in Article-21 of the Constitution
but there exist many loopholes in the execution of the same provision.
When a person has an apprehension of
getting arrested and has a reason to believe the same, he can seek anticipatory
bail u/s 438 from the Sessions Court
or High Court. But when a person has absconded or he is a proclaimed offender
then he shall not begranted the anticipatory bail.This bail cannot be granted
as a matter of right as it is based on the discretion of the court.
In the case of Akhalaq Ahmed F. Patel vs. the
State of Maharashtra the court held that anticipatory bail can be
granted even after issuance of summons and thus it is not a precedent condition
that anticipatory bail should be granted before issuance of summons. Section 438 applies to all non-bailable
offenses which also cover cognizable as well as non-cognizable offenses.
The Supreme Court recently in Sushila Aggarwal vs. State (NCT of
there is no time limit fixed for the anticipatory bail and the bail can
continue till the end of the trial also. Whereas, the Supreme Court in the case
Abdul Samad Shaikh vs. State of Maharashtraheld
that the duration of anticipatory bail should be limited.
The guidelines laid down by the
court don’t prove to be enough. The courts need to take decision by considering
the social and economic condition of the accused and on the pretext of this
condition, the bail should be granted. A proper mechanism for scrutiny should
be established that has the potential to know whether the accused shall flee or
not by checking his roots in the community. As every criminal offense is
against the state, bail must balance the interest of the liberty of an
individual which is a fundamental right and the interest of the society.
The High Court and Session Court
have the power of discretion to decide whether anticipatory bail should be
granted or not. This power should be just and reasonable and not arbitrary in
nature. As the provision is widely worded, the courts should exercise it wisely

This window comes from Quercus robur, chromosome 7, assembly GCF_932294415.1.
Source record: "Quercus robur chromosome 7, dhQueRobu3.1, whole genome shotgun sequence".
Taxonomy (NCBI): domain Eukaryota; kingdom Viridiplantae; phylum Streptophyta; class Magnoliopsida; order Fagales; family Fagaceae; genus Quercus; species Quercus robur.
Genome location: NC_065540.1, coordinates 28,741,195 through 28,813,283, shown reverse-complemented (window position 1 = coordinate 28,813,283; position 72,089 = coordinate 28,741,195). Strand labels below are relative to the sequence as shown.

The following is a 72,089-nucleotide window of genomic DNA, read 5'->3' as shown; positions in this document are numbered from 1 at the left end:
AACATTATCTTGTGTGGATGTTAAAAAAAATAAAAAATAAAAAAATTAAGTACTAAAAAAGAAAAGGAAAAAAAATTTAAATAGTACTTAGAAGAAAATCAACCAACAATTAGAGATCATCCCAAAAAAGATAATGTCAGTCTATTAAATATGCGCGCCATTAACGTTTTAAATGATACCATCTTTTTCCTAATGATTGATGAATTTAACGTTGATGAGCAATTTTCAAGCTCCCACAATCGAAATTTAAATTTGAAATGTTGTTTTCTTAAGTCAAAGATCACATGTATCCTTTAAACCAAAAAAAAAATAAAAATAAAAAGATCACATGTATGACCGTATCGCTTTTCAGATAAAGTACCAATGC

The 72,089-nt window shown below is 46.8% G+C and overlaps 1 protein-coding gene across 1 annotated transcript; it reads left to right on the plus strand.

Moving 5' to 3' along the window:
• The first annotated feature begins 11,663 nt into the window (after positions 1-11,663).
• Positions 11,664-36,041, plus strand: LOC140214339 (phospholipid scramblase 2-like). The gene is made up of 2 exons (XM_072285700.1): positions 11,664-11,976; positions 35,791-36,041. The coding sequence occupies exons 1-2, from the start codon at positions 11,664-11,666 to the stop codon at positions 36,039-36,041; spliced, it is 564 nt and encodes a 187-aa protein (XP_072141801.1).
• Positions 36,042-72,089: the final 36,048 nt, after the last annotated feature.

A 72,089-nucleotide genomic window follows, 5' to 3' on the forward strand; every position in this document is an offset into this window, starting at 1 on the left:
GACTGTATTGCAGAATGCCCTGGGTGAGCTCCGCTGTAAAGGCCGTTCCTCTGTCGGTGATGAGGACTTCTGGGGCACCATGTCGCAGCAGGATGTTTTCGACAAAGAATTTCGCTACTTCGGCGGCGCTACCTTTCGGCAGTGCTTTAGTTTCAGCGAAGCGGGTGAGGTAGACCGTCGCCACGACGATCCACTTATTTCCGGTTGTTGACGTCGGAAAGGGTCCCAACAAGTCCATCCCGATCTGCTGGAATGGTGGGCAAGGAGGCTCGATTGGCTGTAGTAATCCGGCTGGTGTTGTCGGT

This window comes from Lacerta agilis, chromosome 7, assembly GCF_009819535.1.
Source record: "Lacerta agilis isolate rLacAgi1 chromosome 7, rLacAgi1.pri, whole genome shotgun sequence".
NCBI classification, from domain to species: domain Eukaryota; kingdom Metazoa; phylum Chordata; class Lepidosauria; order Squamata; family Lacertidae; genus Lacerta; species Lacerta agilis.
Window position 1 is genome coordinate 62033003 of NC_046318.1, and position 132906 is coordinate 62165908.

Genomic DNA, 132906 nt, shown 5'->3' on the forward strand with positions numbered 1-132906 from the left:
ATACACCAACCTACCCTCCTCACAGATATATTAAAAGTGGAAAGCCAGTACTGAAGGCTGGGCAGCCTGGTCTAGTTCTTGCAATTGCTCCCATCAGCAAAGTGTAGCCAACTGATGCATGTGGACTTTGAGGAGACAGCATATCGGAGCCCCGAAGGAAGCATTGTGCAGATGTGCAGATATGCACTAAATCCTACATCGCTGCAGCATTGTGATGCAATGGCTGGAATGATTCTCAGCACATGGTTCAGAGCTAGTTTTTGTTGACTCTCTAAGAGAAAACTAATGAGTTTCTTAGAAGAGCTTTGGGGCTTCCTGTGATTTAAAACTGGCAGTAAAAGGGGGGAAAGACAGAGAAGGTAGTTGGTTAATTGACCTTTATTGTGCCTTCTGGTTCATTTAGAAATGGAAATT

by striking the balance between the rights of the accused under Article-21.
The anticipatory bail does not
fulfill the requirements of the bail as the custody of the person is neither
with the state nor with the community, making the purpose of bail redundant.
Moreover, this provision also
hampers the working of the criminal justice system through two major reasons-
a) The court has to waste its time
and energy in the matters which are not even criminal offenses and;
b) Anticipatory bail has the propensity for
the court to interfere in the matter of the police.
Anticipatory bail is a necessary
evil that is needed in the society, but its application in the country as of
now has not evolved to emerge as a tool of acquiring justice but is used by the
affluent to their advantage. The recent judgement of the Supreme Court on
protection from arrest till the end of the trial is a way forward in the
history of anticipatory bail in India.Life and liberty is a cherished
fundamental right of the people, which should be protected by the State.Thus,
there is a need for the courts to interpret the law in a manner that fixes up
all the loopholes and leaves no scope of misuse of this provision.
1 SCC 40.
(1997) 1 CAL LT 94 (HC).
Ahmed F. Patel vs. the State of Maharashtra1998 (104) CrLJ
Sushila Aggarwal vs. State (NCT of
Delhi)2018 SCC Online SC 531.
Saluddin Abdul Samad Shaikh vs. State of Maharashtra1996 AIR 1042.